The Financial Meltdown and a Socialist Response
By David Finkel
THE FINANCIAL AND stock market meltdown of September-October 2008 is unlike anything that the vast majority of us have seen in our lifetimes. Americans would have to be old enough to remember 1929 and the onset of the Great Depression to have seen a crisis of this magnitude. People in Japan, it’s true, know all about the “lost decade” after the late 1980s bank crashes – but the current situation is a disaster on a global scale.
The reference to 1929 does not mean necessarily that the world economy today is headed for the same destination, i.e. a Great Depression. Actually, the outcome of this crisis is unpredictable. Among other differences, the 1929 stock market crash and subsequent credit crisis led to the Great Depression of the 1930s in part because governments responded with “tight money” policies until too late, an act of suicide which central banks and governments today definitely will not repeat. Quite the contrary, extremely energetic state interventions in Europe and the USA – very much against the recent ideological free-market “run of play” – have halted the fears of a total global banking collapse and the short-term stock market panic.
It’s indeed instructive how quickly the entire ideology of “unleashing the free market” and financial deregulation could be thrown aside in order to rescue giant banks that are “too big to fail.” The U.S. Treasury will not only be purchasing (at above-market rates) the “toxic assets” held by these institutions, but pumping hundreds of billions more into them by buying “preferred shares” in them. This means “non-voting shares,” so that the bailout of these collapsing banks still leaves them under private control. Nonetheless the U.S. government, that bastion of rightwing free-market conservatism, is taking measures that the most liberal Democrats wouldn’t have dreamed of proposing six months ago. Many European governments (e.g. Britain) are going further in partial nationalization of banks, even if these measures are intended to be temporary.
There’s the bailout for the corporate and Wall Street incompetents and crooks who helped drive the economic ship into the ground. The obvious question becomes, then, where’s “the rescue package” for working people who are losing their homes, their jobs, their credit, their health insurance and their hopes for security in retirement? What can, or should, government do to confront our emergency? This question has to be addressed in the context of where the U.S. and global economies are heading.
Regarding the underlying economy, all that seems certain now is that a recession has begun, on a global scale and likely to be sharp and severe for the next 18-24 months. The figures for September show escalating job losses in the United States and many European countries. Beyond that, we don’t know where the present crisis leads in the long run and we won’t try to speculate here. But there are a number of important ideas that socialists have to present about what the crisis means for working people and what kind of response is necessary.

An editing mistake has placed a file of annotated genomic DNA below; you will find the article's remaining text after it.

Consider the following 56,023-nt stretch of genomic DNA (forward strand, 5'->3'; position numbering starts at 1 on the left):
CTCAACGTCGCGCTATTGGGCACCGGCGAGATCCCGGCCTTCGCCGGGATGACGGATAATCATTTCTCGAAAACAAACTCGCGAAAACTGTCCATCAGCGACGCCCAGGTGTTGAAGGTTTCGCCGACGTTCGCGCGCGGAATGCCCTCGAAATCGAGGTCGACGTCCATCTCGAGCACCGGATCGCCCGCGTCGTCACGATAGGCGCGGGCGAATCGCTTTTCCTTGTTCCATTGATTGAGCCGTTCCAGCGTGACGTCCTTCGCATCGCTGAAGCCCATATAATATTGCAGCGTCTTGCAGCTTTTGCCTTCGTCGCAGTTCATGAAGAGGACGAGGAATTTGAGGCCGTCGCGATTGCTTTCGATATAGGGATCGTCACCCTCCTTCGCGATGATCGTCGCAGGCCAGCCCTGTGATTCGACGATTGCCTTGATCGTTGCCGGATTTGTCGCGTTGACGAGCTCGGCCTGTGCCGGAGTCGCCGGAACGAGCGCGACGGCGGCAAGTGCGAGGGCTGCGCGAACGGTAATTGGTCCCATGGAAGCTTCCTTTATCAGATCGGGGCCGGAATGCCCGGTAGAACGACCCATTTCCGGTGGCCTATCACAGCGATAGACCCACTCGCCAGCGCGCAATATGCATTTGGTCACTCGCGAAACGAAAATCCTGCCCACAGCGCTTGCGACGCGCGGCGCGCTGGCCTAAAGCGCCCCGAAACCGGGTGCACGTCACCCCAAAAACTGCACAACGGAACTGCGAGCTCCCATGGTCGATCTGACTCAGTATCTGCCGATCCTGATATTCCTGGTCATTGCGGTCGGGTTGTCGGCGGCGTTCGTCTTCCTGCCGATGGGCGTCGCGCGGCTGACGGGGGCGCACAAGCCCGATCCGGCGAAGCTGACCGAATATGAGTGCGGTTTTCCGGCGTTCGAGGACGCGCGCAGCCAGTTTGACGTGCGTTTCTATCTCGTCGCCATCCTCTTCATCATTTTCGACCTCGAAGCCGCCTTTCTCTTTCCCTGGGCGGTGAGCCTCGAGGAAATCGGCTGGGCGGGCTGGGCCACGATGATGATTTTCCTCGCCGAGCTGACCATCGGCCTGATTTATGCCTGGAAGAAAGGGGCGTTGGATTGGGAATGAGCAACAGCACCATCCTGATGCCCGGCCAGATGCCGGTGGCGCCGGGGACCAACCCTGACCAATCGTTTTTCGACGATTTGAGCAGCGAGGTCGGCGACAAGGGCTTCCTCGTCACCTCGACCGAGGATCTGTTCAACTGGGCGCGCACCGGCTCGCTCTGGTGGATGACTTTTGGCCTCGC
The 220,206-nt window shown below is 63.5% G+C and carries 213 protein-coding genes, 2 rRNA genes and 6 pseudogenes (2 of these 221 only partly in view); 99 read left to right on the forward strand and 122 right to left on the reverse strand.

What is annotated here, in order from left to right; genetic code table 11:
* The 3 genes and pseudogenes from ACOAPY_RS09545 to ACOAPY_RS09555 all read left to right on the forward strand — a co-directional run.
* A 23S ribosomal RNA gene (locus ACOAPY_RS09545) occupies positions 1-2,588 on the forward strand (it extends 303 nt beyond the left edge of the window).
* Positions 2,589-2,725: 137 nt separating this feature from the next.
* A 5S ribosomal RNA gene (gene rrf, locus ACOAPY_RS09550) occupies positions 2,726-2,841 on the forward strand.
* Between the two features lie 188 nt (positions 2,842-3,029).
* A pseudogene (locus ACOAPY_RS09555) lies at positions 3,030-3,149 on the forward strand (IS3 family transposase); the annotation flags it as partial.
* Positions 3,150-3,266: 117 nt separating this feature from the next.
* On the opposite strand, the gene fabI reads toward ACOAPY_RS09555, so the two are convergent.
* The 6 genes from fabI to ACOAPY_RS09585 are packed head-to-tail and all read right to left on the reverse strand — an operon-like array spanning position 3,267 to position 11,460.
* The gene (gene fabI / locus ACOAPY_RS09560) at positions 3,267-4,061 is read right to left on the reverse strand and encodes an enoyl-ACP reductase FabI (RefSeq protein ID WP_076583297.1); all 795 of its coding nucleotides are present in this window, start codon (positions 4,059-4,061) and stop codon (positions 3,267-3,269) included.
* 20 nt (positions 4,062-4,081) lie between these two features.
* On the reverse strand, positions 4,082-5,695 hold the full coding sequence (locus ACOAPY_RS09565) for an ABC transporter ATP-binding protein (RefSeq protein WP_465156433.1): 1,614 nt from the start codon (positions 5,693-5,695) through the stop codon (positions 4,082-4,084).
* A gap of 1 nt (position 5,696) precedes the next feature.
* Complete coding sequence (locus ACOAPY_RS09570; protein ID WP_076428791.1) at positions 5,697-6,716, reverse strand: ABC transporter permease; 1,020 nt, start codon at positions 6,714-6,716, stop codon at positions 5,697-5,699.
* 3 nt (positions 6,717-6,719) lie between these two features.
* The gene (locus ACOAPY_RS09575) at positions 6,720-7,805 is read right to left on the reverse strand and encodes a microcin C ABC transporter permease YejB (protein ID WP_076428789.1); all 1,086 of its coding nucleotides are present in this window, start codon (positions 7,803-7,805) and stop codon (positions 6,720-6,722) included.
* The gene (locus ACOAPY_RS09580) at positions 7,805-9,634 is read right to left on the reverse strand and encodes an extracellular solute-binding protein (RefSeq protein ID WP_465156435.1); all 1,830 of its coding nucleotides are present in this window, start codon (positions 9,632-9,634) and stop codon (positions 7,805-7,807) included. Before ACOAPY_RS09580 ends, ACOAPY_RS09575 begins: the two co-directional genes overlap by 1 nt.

Capitalism – all the way from the 17th century until that time in the future when it will be overthrown – is inherently a system of booms and bubbles and busts and panics. That’s true with or without “heavy state intervention” or “the unfettered free market.” But the magnitude of the present disaster in global credit markets marks the colossal failure, and the terminal point, of a whole “regime” of deregulation of finance capital, especially in the USA, in which the “unfettered free market” would produce ever-growing wealth and the institutions would somehow police themselves. The Depression-era rules regarding the separation of commercial and investment banking were obliterated (Enron showed where this kind of deregulation would lead in the energy industry, but the obvious lessons were disregarded).
What happened in reality, as everyone now knows, was the combination of a housing bubble, those subprime loans imposed overwhelmingly in poor and communities of color, massive increases in personal and corporate debt, and the proliferation of “derivatives,” based on the packaging and recirculation of debts. Banks throughout the world economy made enormous paper profits by selling each other the equivalent of casino chips. In the end, they have wound up sitting on uncounted trillions of dollars in fictitious value (those “toxic assets” consisting of loans that will never be repaid). No wonder they stopped lending money even to each other – because each bank not only feels the need to hoard its own cash, but also suspects all other banks of hiding their real conditions just as it’s hidden its own.